Time to Pass the Baton. Again.

My tangle with chronic lyme disease is neither a marathon nor a sprint. Rather, it’s a relay race. I have been at this for eight years. For many of those years I hoped beyond hope that I could find the ONE person who could solve all my problems and lead me out of the wilderness. 

But that never happened. Somehow, some way, I am closer to the edge of the forrest than the middle, but I was guided there not by one person, but by a succession of them.

Battling chronic lyme disease is like peeling an onion. It’s a layered affair, and sometimes you cry. And let me tell you, my case has been one large onion. Every time I thought I had finally gotten down to the last layer, yet another one would appear. It’s been a very long process of peeling and dealing. And crying sometimes.

Along the way, different medical professionals have helped me with the various layers. And this is where the relay concept comes in. Long ago I gave up on the idea of one person peeling my whole onion. Instead, I would work with somebody until they gave me everything they had to give. Then I would regroup, find another person, and work with them until we went as far as we could.

That might sound like a simple process, however, it was anything but. I usually stayed with somebody longer than I should have because staying with that person was easier than figuring out Plan B. It’s very scary when you come to the realization your doctor is out of ideas and you still aren’t better. It’s doubly scary when your doctor is giving you the same treatments that have been successful for other people, but they aren’t working for you.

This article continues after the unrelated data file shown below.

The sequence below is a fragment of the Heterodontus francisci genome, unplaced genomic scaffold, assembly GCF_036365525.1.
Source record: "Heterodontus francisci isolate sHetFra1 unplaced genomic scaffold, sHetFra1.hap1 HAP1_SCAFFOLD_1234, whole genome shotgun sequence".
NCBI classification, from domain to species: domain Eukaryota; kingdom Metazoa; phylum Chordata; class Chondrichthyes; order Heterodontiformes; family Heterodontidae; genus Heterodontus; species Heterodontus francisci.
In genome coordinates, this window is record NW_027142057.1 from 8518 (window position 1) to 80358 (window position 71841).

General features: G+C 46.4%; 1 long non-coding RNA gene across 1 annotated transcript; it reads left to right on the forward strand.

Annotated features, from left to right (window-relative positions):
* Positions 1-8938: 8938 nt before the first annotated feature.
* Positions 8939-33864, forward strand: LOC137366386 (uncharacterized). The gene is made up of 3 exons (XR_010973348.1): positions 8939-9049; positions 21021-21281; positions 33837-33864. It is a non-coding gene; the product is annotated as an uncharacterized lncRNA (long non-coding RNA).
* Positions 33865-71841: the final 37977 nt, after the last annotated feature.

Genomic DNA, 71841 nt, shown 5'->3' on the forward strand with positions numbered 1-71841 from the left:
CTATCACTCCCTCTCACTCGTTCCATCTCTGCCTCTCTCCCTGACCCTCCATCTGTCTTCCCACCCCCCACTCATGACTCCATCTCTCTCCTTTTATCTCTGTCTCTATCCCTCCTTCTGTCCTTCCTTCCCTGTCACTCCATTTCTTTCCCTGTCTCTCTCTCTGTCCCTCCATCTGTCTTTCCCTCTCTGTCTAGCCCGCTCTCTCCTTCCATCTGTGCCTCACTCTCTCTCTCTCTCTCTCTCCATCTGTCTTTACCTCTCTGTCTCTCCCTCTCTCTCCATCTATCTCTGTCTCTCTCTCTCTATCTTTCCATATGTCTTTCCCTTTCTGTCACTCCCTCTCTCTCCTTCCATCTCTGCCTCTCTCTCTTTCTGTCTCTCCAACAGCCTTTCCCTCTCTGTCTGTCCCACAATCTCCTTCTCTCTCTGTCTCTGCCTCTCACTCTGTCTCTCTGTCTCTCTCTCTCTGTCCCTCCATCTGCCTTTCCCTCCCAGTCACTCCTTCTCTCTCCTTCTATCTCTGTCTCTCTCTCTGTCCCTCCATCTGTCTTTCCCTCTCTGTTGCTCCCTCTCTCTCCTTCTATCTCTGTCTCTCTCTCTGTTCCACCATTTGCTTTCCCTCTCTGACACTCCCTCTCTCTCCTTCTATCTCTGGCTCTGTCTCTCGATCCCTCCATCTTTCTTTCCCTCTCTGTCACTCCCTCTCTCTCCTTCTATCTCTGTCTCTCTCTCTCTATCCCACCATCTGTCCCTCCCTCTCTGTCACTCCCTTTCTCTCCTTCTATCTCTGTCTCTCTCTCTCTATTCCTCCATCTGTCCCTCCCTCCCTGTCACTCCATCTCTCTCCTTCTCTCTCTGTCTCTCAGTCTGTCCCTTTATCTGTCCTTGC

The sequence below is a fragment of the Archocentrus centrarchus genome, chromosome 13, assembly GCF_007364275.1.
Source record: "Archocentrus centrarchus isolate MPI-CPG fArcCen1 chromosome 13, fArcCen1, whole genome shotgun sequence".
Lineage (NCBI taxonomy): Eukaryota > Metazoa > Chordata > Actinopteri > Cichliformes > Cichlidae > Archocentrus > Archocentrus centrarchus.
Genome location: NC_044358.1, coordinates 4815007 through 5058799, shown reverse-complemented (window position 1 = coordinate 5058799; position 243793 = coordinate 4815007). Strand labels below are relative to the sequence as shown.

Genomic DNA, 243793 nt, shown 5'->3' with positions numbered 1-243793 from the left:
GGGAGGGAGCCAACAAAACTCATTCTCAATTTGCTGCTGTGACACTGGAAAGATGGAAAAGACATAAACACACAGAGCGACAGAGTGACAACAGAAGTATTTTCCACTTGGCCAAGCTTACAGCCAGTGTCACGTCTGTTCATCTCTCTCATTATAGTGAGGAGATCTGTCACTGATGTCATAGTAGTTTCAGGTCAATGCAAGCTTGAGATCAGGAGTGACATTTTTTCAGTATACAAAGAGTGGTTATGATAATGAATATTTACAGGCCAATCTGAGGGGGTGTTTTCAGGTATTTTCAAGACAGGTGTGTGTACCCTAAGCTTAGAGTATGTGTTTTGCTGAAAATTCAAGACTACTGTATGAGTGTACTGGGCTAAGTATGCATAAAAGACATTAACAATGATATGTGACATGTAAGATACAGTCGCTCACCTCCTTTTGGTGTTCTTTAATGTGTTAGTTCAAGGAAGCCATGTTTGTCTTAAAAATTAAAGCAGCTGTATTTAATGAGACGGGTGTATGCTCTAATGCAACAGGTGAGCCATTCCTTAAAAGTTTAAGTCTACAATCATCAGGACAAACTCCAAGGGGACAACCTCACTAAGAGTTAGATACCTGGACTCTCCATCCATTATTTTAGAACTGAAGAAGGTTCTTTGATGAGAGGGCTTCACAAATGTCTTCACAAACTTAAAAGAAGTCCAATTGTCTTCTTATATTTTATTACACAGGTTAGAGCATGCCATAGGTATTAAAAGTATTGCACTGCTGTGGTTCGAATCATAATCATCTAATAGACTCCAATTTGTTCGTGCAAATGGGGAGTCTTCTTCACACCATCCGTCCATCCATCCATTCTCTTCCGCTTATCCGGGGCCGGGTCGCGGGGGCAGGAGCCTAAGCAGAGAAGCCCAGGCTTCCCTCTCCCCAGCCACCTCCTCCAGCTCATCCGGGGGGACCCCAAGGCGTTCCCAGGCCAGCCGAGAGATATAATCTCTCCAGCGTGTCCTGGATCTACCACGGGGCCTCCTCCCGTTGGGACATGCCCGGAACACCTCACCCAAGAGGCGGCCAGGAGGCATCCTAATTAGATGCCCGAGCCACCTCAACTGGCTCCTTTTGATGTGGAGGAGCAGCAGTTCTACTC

This reality became less scary when I started thinking about the relay process. Each time I reached the end with a care giver, I was better than when I started with them. Said another way, with rare exception, every person that has worked on my case has helped me in some way. Sometimes a lot. Sometimes a little.  I am still not cured, but each time I passed through the hands of one caregiver to another, I got a little closer.

Which brings us to the present.  I feel the best I have in quite some time, but I know I could feel much better. Still more onion layers to peel. And I believe my current doctor has done all he can for me. In fact, I probably should have left him a few years ago, but fear held me back. He’s brilliant, a leading lyme expert, and he knows my case inside and out. His combination of smarts and familiarity have made it very difficult for me to move on, even though I think he has done all he can for me. In fact, he said I’m one of the most difficult cases he’s ever had, and he’s been treating Lyme disease since 1981. He said I’m one of a handful of his patients that just aren’t responding to treatment in the way his experience says I should.

And with that, I am passing the baton to a new clinic. This one is called Holtorf Medical Group, and it’s in LA. Dr. Holtorf, the medical director, has Lyme Disease. Bad for him, good for the patients. Also, Holtorf Medical specializes in thyroid issues, which I have. They take a comprehensive approach to healing patients, and address the root causes of illness vs. just treating the symptoms. All that is right up my alley.

I have no idea how I will feel about the clinic, or if I will seek treatment there beyond my initial consult. It all depends on the feeling I get at my first visit later this week.

I will close by saying I’ve gotten to be an old pro at starting with new doctors. For the first few years, my husband and I would hold our breaths in the hopes the new person would be THE ONE. We were so afraid of what we would do if that didn’t turn out to be the case. Now, I am more relaxed about it. If this clinic is not right, that just means it wasn’t meant to be, and there is actually something better out there.

All along, the right people have crossed my path at the right time, and now I simply take it as a matter of faith that the person I need will show up when they are supposed to. So, I will not be crushed if Holtorf Medical Group turns out to be a bust. It just means I need to hang on to my baton a little longer until the right person appears at my side. 

As they always have. 

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